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Formerly TBS Journal

ISSN: 1687-7721

Peer Reviewed

Sources of Religious Information and Arab Youth Perception of Terrorist Operations (Arabic)Icon indicating an associated article is peer reviewed

Public Attitudes Towards the Impact of New Media on Post-Revolutionary Egypt’s Political and Economic Landscape (Arabic)Icon indicating an associated article is peer reviewed

Media Discourse Mechanisms: Encountering the Propaganda Strategies of Terrorist Organizations (Arabic)Icon indicating an associated article is peer reviewed

The Framing of Women’s Issues in State-Owned TV Channels: A Social Responsibility Perspective (Arabic)Icon indicating an associated article is peer reviewed

Academic Perspectives on Egyptian Television Coverage of the 2016 US Presidential Elections (Arabic)Icon indicating an associated article is peer reviewed

News Coverage Frameworks of Islamic State Radio (Arabic)Icon indicating an associated article is peer reviewed

Mediated Policy Effects of Foreign Governments on Iraqi Independent Media During Elections Icon indicating an associated article is peer reviewed

Middle Eastern Minorities in Global Media and the Politics of National BelongingIcon indicating an associated article is peer reviewed

The Arab Spring in Israeli Media and Emergent Conceptions of CitizenshipIcon indicating an associated article is peer reviewed

Al-Jazeera’s relationship with Qatar before and after Arab Spring: Effective public diplomacy or blatant propaganda?Icon indicating an associated article is peer reviewed

The Politics of Representation on Social Media: The Case of Hamas during the 2014 Israel–Gaza ConflictIcon indicating an associated article is peer reviewed

Travelogue of the Israeli Protest: A Dialogue with Contemporary Street PoetryIcon indicating an associated article is peer reviewed

State Control Over Film Production in EgyptIcon indicating an associated article is peer reviewed

The Birth and Death of 25TV: Innovation in Post-Revolution Egyptian TV News FormatsIcon indicating an associated article is peer reviewed

Revolutionary Art or “Revolutonizing Art”? Making Art on the Streets of Cairo Icon indicating an associated article is peer reviewed

Mubarak Framed! Humor and Political Activism before and during the Egyptian RevolutionIcon indicating an associated article is peer reviewed

In an entertaining and insightful read, Deepa Anagondahalli and Sahar Khamis delve into the world of Egyptian political humor, unpacking its historical roots and reflecting on its evolution from private banter to public resistance. Focusing on Mubarak’s presidency and subsequent ouster, the authors identify a stark shift from long narrative jokes, to the biting “weaponized” one-liners that emerged in his final days. Humor, they conclude, is a paradoxical yet powerful tool for activism, which despite more recent crackdowns has proven to be a relatively safe platform for dissent.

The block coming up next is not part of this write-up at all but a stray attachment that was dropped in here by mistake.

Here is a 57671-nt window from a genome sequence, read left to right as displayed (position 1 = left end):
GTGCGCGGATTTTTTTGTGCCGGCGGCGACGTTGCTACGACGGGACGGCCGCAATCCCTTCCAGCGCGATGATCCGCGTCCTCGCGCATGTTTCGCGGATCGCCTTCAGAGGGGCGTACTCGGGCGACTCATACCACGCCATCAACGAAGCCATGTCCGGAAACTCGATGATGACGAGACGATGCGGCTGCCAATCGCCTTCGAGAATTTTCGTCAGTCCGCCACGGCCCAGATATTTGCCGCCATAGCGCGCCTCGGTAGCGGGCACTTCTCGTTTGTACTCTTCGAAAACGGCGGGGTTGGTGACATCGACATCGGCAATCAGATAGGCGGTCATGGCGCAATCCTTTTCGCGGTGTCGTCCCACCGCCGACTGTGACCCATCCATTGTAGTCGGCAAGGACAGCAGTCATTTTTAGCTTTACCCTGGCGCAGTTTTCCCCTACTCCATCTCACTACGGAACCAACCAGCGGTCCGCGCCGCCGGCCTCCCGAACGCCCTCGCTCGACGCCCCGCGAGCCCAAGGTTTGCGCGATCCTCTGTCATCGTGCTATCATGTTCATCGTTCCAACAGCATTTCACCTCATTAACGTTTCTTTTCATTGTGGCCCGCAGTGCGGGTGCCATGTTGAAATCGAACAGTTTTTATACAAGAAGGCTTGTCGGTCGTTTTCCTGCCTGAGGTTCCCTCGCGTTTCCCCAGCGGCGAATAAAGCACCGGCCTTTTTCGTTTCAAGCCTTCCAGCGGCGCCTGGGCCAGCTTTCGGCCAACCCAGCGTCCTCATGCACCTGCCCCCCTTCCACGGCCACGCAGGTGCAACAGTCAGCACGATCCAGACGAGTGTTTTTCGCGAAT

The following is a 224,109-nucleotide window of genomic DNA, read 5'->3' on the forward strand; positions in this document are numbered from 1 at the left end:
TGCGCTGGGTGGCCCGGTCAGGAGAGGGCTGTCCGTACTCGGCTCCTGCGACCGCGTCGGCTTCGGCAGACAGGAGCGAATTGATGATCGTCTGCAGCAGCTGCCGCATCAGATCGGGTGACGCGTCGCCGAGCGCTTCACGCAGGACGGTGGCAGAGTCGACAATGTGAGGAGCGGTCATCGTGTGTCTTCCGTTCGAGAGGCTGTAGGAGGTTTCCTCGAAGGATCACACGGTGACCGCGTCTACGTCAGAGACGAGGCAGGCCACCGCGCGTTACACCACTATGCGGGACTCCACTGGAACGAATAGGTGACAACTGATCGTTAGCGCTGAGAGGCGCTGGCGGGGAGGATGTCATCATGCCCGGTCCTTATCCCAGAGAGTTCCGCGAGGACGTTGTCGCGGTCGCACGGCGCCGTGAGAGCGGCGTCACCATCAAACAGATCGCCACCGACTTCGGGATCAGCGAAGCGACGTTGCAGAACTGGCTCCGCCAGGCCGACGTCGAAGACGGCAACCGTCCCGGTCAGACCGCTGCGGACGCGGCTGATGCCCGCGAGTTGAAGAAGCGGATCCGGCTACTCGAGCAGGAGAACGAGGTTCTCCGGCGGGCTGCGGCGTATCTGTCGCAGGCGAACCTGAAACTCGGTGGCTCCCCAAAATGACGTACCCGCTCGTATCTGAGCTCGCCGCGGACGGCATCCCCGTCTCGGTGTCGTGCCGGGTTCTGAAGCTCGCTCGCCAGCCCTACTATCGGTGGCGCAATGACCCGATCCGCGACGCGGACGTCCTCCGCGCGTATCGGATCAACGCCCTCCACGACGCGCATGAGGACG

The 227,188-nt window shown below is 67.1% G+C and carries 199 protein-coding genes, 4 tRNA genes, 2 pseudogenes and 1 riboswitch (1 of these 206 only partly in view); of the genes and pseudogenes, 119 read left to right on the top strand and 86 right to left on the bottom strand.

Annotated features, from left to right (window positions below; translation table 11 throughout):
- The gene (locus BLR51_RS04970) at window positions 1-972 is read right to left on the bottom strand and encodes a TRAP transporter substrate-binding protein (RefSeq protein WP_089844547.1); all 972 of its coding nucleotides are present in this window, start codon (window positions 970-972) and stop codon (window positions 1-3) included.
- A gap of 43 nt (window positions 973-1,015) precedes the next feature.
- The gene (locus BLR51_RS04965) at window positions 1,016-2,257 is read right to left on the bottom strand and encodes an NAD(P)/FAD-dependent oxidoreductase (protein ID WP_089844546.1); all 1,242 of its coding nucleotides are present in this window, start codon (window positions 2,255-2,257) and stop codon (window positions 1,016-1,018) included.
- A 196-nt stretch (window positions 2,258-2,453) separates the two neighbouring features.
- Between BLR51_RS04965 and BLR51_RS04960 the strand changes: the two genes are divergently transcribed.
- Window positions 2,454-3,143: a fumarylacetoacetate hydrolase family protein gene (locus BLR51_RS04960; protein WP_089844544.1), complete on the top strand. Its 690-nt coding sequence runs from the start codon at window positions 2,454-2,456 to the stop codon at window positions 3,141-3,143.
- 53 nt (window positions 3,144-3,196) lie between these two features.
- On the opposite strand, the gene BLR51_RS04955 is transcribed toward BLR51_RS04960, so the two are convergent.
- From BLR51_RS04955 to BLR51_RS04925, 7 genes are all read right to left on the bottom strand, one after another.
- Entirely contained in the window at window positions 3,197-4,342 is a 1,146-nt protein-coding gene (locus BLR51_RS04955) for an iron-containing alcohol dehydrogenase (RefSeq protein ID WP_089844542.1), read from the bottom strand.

From TUNeZINE to Nhar 3la 3mmar: A Reconsideration of the Role of Bloggers in Tunisia’s RevolutionIcon indicating an associated article is peer reviewed

Blog by Z http://www.debatunisie.com

Amy Kallander delves into the world of Tunisia’s educated and upper-middle class bloggers to reveal a more nuanced picture of their role in the Tunisian revolution. Reviewing the country’s unique history of Internet activism and government censorship, she finds that their impact was not only more limited than western media accounts claimed, but in many ways, more interesting.

Revolutionary Media on a Budget: Facebook-only Social JournalismIcon indicating an associated article is peer reviewed

In one of the first studies of Egypt’s Rassd News Network (RNN), Yomna Elsayed explores how this Facebook-based citizen journalism network became the most influential news source during the revolution. Placing RNN in the context of alternative media launched on social networks, she explores the reasons for its success as well as the challenges that it faces.

Job Satisfaction and Editorial Freedom at Al-Arabiya: Finding the Balance while Covering Volatile Middle East NewsIcon indicating an associated article is peer reviewed

In the first survey of its kind, Mohammed el-Nawawy and Catherine Strong study job satisfaction among journalists working for Al-Arabiya TV. They explore how the channel’s Saudi ownership and coverage of the Arab uprisings shape perceptions of editorial freedom, job security and job satisfaction, pointing to a new understanding of journalism values among news workers at pan-Arab satellite channels.

Beyond Egypt’s “Facebook Revolution” and Syria’s “YouTube Uprising:” Comparing Political Contexts, Actors and Communication StrategiesIcon indicating an associated article is peer reviewed

Activists coordinate online from Cairo's Tahrir Square / Photograph by Sarah Sheffer

Sahar Khamis, Paul B. Gold and Katherine Vaughn compare and contrast the role of social media in the Egyptian and Syrian uprisings, providing a comprehensive review of the tactics used by both activists and regimes. The ability of new technologies to effect political change, they argue, is determined by pre-existing social, political and communication structures.

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